in the Church of Rome
by Charles Chiniquy
I had not been more than three weeks the administrator of the parish of Charlesbourgh, when the terrible words, "The cholera morbus is in Quebec!" sent a thrill of terror from one end to the other of Canada.
The cities of Quebec and Montreal, with many surrounding country places, had been decimated in 1832 by the same terrible scourge. Thousands upon thousands had fallen its victims; families in every rank of society had disappeared; for the most skilful physicians of both Europe and America had been unable to stop its march and ravages. But the year 1833 had passed without hearing almost of a single case of that fatal disease: we had all the hope that the justice of God was satisfied, and that He would no more visit us with that horrible plague. In this, however, we were to be sadly disappointed.
Charlesbourgh is a kind of suburb of Quebec, the greatest part of its inhabitants had to go within its walls to sell their goods several times every week. It was evident that we were to be among the first visited by that messenger of a just, but angry God. I will never forget the hour after I had heard: "The cholera is in Quebec!" It was, indeed, a most solemn hour to me. At a glance, I measured the bottomless abyss which was dug under my feet. We had no physicians, and there was no possibility of having any one for they were to have more work than they could do in Quebec. I saw that I would have to be both the body and soulphysician of the numberless victims of this terrible disease.
The tortures of the dying, the cries of the widows and of the orphans, the almost unbearable stench of the houses attacked by the scourge, the desolation and the paralyzing fears of the whole people, the fatherless and motherless orphans by whom I was to be surrounded, the starving poor for whom I would have to provide food and clothing when every kind of work and industry was stopped; but above all, the crowds of penitents whom the terrors of an impending death would drag to my feet to make their confessions, that I might forgive their sins, passed through my mind as so many spectres. I fell on my knees, with a heart beating with emotions that no pen can describe, and prostrating myself before my too justly angry God, I cried for mercy: with torrents of tears I asked Him to take away my life as a sacrifice for my people, but to spare them: raising my eyes towards a beautiful statue of Mary, whom I believed to be then the Mother of God, I supplicated her to appease the wrath of her Son.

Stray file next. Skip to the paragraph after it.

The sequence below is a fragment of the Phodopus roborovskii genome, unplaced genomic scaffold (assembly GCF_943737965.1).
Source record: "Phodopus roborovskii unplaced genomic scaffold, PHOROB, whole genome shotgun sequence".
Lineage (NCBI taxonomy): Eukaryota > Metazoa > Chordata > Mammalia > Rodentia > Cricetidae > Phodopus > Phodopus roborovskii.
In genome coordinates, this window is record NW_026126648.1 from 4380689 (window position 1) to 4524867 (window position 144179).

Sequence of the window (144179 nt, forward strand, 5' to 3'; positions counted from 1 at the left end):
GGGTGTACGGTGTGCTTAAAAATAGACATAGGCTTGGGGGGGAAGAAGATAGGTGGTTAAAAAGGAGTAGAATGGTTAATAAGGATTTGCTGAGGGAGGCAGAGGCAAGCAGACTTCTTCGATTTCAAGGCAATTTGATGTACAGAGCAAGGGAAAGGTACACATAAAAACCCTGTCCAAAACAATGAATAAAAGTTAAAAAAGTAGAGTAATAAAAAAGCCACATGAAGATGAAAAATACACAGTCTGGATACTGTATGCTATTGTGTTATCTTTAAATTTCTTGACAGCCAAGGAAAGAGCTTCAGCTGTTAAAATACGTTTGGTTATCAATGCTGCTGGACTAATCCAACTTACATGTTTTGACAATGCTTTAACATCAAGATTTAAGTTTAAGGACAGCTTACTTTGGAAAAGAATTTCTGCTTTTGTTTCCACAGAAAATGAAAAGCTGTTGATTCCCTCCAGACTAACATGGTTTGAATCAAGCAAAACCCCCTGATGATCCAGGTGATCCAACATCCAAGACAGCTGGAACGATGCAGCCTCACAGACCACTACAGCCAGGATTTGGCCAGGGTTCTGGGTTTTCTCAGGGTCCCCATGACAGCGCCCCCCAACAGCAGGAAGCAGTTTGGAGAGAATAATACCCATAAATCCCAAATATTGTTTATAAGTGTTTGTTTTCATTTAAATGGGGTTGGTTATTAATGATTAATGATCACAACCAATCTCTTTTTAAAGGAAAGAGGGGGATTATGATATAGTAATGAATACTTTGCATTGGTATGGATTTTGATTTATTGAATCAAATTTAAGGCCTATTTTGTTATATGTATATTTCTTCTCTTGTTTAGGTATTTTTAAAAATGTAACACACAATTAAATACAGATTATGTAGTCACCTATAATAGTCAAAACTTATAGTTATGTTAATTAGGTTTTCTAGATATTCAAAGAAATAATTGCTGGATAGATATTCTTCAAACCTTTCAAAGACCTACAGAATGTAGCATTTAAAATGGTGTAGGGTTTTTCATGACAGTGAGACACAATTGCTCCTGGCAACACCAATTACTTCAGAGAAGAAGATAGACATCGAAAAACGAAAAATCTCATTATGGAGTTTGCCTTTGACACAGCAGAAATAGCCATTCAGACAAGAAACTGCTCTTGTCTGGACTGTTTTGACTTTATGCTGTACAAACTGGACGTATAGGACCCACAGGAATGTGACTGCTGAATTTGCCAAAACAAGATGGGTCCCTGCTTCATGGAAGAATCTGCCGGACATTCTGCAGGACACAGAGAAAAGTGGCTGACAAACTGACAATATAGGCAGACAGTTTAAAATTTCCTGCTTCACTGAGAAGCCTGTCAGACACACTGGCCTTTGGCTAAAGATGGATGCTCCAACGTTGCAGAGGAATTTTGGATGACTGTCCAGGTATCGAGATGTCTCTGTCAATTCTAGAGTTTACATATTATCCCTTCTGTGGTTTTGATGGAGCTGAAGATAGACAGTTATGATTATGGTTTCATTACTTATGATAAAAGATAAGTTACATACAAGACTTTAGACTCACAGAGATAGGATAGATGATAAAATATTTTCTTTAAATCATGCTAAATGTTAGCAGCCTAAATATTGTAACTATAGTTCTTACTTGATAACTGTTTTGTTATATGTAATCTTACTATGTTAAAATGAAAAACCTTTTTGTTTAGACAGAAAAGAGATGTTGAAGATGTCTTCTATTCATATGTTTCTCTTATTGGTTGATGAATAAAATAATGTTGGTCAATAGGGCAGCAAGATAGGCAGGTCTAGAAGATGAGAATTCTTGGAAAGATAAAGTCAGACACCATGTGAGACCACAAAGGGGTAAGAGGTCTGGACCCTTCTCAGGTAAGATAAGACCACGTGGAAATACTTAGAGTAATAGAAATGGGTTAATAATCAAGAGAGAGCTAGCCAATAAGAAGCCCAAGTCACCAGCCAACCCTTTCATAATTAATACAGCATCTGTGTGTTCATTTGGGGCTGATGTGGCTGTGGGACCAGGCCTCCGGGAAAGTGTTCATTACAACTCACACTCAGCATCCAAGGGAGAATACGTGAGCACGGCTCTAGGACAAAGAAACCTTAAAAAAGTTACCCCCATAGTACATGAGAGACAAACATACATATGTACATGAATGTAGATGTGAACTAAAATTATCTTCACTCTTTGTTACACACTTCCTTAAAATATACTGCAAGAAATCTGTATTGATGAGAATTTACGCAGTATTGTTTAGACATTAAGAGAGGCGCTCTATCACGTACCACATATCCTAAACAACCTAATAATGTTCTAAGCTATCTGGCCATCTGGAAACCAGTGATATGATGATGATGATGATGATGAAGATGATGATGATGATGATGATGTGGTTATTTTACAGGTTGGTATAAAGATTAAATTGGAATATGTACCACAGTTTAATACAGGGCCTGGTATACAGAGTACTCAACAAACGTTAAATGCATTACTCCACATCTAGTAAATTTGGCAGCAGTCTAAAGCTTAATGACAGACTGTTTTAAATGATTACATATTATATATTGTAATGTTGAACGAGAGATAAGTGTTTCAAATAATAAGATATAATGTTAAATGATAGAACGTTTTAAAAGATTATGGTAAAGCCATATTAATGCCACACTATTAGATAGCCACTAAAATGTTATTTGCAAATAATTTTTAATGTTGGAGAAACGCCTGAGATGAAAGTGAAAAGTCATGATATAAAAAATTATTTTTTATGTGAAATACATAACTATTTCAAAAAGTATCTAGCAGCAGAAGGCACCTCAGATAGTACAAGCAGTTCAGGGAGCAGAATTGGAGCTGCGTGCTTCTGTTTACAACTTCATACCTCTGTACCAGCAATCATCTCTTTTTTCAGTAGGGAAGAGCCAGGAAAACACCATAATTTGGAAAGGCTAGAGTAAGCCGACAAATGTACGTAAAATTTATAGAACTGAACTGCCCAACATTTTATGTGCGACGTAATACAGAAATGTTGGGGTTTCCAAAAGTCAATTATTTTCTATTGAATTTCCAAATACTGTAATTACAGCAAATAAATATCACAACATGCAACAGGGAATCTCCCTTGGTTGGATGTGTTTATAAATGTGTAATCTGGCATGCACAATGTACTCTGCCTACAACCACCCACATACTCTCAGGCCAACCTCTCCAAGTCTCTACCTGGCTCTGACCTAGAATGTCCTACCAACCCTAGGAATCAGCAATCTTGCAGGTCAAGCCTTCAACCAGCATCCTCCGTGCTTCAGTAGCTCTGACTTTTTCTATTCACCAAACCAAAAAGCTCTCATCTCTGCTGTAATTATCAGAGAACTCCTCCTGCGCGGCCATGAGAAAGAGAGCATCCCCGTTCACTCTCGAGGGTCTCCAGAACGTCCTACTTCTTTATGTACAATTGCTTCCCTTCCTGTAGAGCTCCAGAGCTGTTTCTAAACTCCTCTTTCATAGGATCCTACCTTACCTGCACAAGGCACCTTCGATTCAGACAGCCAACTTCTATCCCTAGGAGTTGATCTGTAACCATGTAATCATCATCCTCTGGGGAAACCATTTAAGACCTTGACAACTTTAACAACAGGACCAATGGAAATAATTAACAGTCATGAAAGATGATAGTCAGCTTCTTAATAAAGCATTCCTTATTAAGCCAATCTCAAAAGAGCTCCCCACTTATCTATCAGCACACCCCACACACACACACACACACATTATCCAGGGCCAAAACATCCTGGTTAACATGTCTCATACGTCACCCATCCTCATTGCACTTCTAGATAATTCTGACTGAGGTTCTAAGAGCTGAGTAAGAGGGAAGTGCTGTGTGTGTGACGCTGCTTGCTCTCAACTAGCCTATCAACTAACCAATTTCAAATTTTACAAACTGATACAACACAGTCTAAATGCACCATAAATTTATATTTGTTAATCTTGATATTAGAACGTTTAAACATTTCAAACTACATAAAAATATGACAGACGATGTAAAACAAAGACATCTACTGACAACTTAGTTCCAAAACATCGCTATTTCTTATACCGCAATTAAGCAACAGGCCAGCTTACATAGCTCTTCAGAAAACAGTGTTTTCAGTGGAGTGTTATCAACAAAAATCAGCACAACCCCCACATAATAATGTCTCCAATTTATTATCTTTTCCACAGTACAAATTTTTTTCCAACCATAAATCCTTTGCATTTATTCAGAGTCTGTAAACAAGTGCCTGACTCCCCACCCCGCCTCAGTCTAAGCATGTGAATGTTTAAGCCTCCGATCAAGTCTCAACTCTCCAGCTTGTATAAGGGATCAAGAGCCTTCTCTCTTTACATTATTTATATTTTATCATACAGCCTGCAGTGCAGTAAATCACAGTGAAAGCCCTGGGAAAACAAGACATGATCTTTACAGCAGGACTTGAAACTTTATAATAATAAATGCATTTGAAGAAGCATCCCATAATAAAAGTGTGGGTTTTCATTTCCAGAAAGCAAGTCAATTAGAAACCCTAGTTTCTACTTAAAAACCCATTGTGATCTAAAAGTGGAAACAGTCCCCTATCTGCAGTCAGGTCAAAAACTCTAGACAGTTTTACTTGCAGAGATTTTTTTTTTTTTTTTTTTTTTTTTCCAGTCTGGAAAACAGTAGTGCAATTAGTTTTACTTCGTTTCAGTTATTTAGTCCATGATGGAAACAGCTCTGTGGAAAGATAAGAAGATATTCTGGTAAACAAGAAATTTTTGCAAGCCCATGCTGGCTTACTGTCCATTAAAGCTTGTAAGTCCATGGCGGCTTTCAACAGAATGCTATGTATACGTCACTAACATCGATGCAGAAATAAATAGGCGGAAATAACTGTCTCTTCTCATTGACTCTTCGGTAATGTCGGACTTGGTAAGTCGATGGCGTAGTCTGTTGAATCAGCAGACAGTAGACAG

I was still on my knees, when several knocks at the door told me that some one wanted to speak to me a young woman was there, bathed in tears and pale as death, who said to me: "My father has just returned from Quebec, and is dying from the cholera please come quick to hear his confession before he expires!"
No tongue will ever be able to tell half of the horrors which strike the eyes and the mind the first time one enters the house of a man struggling in the agonies of death from cholera. The other diseases seem to attack only one part of the body at once, but the cholera is like a furious tiger whose sharp teeth and nails tear his victim from head to feet without sparing any part. The hands and the feet, the legs and the arms, stomach, the breast and the bowels are at once tortured. I had never seen anything so terrible as the fixed eyes of that first victim whom I had to prepare for death. He was already almost as cold as a piece of ice. He was vomiting and ejecting an incredible quantity of a watery and blackish matter, which filled the house with an unbearable smell. With a feeble voice he requested me to hear the confession of his sins, and I ordered the family to withdraw and leave me alone, that they might not hear the sad story of his transgressions. But he had not said five words before he cried out: "Oh my God! what horrible cramps in my leg! For God's sake, rub it." And when I had given up hearing his confession to rub the leg, he cried again: "Oh!what horrible cramps in my arms! in my feet! in my shoulders! in my stomach!" And to the utmost of my capacity and my strength, I rubbed his arms, his feet, his shoulders, his breast, till I felt so exhausted and covered with perspiration, that I feared I should faint. During that time the fetid matter ejected from his stomach, besmeared me almost from head to foot. I called for help, and two strong men continued with me to rub the poor dying man.